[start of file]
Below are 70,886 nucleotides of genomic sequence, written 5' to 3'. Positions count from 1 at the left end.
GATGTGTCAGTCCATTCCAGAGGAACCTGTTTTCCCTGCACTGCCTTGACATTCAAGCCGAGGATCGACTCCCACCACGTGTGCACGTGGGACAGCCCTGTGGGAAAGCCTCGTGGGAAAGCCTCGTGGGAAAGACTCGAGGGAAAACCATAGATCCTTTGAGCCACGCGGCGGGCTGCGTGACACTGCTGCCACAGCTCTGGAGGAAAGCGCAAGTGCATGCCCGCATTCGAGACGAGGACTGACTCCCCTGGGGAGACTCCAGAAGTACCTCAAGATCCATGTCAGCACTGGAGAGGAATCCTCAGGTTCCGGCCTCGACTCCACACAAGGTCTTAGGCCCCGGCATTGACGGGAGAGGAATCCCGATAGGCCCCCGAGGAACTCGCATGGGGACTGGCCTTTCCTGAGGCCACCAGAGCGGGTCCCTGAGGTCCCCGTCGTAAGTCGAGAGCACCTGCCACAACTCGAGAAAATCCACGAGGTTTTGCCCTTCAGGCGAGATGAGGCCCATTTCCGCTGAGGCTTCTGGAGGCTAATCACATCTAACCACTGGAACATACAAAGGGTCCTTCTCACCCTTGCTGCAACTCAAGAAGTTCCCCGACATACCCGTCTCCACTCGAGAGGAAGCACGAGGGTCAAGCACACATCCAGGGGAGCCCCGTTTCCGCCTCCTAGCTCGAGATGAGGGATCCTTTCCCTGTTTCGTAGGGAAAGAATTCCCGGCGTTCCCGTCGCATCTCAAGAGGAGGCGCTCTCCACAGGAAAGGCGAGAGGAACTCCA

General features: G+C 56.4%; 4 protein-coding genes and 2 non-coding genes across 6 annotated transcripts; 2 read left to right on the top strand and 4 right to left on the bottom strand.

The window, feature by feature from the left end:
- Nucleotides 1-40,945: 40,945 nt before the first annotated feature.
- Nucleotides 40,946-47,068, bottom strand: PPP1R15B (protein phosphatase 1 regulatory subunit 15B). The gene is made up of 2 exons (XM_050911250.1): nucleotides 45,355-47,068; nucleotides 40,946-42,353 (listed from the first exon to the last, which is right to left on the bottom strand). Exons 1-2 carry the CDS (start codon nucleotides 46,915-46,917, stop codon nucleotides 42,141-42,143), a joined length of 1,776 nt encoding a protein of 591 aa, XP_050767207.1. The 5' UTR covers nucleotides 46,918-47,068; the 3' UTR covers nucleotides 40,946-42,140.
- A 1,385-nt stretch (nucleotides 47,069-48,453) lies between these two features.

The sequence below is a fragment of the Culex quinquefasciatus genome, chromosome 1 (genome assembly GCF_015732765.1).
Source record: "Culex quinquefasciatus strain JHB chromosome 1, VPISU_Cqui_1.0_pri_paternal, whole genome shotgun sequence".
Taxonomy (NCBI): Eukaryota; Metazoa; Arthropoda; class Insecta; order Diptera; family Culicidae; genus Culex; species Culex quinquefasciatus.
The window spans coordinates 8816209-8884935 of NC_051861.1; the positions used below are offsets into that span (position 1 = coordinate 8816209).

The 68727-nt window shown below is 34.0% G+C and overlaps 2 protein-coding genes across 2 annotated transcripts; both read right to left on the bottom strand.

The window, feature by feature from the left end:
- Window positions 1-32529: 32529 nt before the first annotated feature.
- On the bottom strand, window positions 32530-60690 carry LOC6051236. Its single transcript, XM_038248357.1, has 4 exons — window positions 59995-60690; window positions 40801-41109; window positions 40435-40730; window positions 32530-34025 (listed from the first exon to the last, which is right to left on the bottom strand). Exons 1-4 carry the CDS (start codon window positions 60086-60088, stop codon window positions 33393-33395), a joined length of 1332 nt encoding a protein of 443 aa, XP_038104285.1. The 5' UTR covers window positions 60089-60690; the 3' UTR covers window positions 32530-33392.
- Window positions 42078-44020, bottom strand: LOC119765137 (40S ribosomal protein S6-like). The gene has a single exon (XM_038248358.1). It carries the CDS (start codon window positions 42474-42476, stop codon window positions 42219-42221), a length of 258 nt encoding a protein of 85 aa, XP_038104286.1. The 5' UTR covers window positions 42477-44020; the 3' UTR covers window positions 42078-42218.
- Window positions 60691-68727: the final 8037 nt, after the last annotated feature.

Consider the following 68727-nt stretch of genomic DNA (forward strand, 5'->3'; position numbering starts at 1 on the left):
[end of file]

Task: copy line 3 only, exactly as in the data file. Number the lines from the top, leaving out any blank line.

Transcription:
General features: G+C 56.4%; 4 protein-coding genes and 2 non-coding genes across 6 annotated transcripts; 2 read left to right on the top strand and 4 right to left on the bottom strand.